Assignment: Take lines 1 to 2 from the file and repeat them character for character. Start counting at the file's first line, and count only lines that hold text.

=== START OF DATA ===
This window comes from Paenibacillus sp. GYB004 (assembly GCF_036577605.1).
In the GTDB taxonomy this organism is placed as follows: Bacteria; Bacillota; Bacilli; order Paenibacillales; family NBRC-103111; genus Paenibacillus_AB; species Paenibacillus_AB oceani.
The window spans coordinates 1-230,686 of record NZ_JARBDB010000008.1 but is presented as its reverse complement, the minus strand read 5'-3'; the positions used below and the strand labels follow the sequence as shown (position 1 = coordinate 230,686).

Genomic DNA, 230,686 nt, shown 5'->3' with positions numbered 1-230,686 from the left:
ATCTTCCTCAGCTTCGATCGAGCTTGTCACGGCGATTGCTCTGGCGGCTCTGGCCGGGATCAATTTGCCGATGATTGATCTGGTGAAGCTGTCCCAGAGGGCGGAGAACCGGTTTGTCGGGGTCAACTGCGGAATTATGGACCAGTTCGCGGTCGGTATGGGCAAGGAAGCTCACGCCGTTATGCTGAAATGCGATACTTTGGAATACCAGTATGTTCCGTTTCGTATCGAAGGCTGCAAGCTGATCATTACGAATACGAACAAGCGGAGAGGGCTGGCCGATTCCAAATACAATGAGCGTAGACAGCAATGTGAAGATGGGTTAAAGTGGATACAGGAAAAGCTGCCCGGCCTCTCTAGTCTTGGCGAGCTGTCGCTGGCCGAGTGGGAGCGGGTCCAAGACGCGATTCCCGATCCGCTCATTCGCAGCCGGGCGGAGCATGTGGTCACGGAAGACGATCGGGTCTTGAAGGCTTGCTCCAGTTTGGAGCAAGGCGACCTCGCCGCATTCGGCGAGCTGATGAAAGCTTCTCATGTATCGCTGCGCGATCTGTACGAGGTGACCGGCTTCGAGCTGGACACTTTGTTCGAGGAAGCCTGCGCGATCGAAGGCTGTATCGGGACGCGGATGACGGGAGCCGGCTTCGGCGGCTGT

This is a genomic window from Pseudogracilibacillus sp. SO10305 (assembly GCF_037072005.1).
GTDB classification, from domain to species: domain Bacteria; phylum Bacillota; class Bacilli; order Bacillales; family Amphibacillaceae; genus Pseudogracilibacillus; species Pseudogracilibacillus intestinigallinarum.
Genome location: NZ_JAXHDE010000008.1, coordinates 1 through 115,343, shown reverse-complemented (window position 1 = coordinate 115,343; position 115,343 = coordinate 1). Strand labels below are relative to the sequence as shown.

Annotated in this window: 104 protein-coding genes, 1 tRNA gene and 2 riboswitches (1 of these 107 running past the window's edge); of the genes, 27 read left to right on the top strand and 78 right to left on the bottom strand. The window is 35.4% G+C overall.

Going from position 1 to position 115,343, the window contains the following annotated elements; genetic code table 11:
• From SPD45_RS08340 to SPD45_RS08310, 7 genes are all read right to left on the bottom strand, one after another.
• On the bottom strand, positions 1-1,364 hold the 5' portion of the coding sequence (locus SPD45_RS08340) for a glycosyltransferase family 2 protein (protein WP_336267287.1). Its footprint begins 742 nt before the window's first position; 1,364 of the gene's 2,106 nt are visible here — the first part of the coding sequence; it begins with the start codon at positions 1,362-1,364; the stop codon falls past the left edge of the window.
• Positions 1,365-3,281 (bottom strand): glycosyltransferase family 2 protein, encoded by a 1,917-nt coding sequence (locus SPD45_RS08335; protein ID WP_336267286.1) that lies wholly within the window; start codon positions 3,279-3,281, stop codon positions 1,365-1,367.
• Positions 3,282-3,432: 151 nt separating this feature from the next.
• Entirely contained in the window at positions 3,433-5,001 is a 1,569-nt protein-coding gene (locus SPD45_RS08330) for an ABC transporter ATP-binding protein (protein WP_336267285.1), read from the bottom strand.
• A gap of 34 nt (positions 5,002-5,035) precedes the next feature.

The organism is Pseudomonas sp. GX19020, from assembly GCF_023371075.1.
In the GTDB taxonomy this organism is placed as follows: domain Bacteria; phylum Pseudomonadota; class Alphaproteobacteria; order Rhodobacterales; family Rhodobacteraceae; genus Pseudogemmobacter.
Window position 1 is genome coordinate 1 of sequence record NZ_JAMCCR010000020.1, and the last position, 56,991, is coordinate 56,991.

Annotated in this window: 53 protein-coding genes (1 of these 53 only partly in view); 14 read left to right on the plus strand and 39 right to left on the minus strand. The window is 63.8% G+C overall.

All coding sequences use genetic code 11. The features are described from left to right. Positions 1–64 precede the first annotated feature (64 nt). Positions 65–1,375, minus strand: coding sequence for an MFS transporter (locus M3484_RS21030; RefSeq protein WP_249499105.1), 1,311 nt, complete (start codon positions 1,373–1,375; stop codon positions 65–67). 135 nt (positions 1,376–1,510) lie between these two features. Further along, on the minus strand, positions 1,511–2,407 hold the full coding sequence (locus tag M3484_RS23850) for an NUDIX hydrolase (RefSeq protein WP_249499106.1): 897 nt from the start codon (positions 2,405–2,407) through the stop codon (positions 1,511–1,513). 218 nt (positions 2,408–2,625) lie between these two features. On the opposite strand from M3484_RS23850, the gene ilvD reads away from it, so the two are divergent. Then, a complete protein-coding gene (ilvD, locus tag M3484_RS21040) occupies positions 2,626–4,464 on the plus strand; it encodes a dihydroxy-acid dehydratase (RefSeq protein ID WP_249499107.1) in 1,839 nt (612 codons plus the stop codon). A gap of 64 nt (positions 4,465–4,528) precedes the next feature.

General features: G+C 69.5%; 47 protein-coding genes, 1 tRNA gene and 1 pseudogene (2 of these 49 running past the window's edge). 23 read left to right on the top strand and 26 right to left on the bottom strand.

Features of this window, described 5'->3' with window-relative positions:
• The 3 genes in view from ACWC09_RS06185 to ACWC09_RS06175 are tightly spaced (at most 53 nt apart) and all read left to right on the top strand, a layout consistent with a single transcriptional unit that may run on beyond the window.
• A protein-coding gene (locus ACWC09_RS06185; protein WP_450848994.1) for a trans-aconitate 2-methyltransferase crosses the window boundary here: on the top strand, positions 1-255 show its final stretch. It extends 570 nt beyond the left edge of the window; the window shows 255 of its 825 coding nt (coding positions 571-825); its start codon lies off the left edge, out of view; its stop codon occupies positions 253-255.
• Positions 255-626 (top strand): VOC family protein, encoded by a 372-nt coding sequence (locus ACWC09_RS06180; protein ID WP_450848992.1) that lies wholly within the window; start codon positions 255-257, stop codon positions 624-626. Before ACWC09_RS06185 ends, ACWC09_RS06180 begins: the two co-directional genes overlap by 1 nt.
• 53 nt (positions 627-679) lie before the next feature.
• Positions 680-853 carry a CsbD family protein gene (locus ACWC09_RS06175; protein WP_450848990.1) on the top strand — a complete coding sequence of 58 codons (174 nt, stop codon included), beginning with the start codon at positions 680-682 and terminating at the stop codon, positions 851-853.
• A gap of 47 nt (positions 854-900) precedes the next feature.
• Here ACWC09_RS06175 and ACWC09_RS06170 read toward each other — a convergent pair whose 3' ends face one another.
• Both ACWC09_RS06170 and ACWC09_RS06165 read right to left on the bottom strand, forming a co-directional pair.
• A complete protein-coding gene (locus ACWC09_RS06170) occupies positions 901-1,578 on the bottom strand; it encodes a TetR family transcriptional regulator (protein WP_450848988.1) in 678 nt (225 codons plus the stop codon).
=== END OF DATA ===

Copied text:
This window comes from Paenibacillus sp. GYB004 (assembly GCF_036577605.1).
In the GTDB taxonomy this organism is placed as follows: Bacteria; Bacillota; Bacilli; order Paenibacillales; family NBRC-103111; genus Paenibacillus_AB; species Paenibacillus_AB oceani.